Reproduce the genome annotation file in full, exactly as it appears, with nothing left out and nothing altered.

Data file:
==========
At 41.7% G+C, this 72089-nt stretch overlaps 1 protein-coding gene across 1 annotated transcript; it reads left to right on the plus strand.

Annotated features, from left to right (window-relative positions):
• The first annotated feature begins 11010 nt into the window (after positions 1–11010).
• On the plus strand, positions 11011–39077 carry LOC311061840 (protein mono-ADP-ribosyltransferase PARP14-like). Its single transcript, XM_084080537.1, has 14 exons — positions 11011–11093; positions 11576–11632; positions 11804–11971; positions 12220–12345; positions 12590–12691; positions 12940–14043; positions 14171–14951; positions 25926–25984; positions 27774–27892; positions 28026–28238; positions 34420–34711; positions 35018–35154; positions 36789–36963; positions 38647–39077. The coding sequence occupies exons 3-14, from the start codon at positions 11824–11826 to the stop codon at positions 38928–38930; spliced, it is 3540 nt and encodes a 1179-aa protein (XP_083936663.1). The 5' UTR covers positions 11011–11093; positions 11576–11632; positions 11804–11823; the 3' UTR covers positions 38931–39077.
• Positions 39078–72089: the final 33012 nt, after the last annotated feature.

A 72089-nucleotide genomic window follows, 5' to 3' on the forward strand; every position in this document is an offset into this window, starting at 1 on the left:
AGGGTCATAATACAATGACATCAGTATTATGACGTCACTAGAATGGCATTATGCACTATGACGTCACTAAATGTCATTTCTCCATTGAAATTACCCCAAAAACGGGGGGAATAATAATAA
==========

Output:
At 41.7% G+C, this 72089-nt stretch overlaps 1 protein-coding gene across 1 annotated transcript; it reads left to right on the plus strand.

Annotated features, from left to right (window-relative positions):
• The first annotated feature begins 11010 nt into the window (after positions 1–11010).
• On the plus strand, positions 11011–39077 carry LOC311061840 (protein mono-ADP-ribosyltransferase PARP14-like). Its single transcript, XM_084080537.1, has 14 exons — positions 11011–11093; positions 11576–11632; positions 11804–11971; positions 12220–12345; positions 12590–12691; positions 12940–14043; positions 14171–14951; positions 25926–25984; positions 27774–27892; positions 28026–28238; positions 34420–34711; positions 35018–35154; positions 36789–36963; positions 38647–39077. The coding sequence occupies exons 3-14, from the start codon at positions 11824–11826 to the stop codon at positions 38928–38930; spliced, it is 3540 nt and encodes a 1179-aa protein (XP_083936663.1). The 5' UTR covers positions 11011–11093; positions 11576–11632; positions 11804–11823; the 3' UTR covers positions 38931–39077.
• Positions 39078–72089: the final 33012 nt, after the last annotated feature.

A 72089-nucleotide genomic window follows, 5' to 3' on the forward strand; every position in this document is an offset into this window, starting at 1 on the left:
AGGGTCATAATACAATGACATCAGTATTATGACGTCACTAGAATGGCATTATGCACTATGACGTCACTAAATGTCATTTCTCCATTGAAATTACCCCAAAAACGGGGGGAATAATAATAA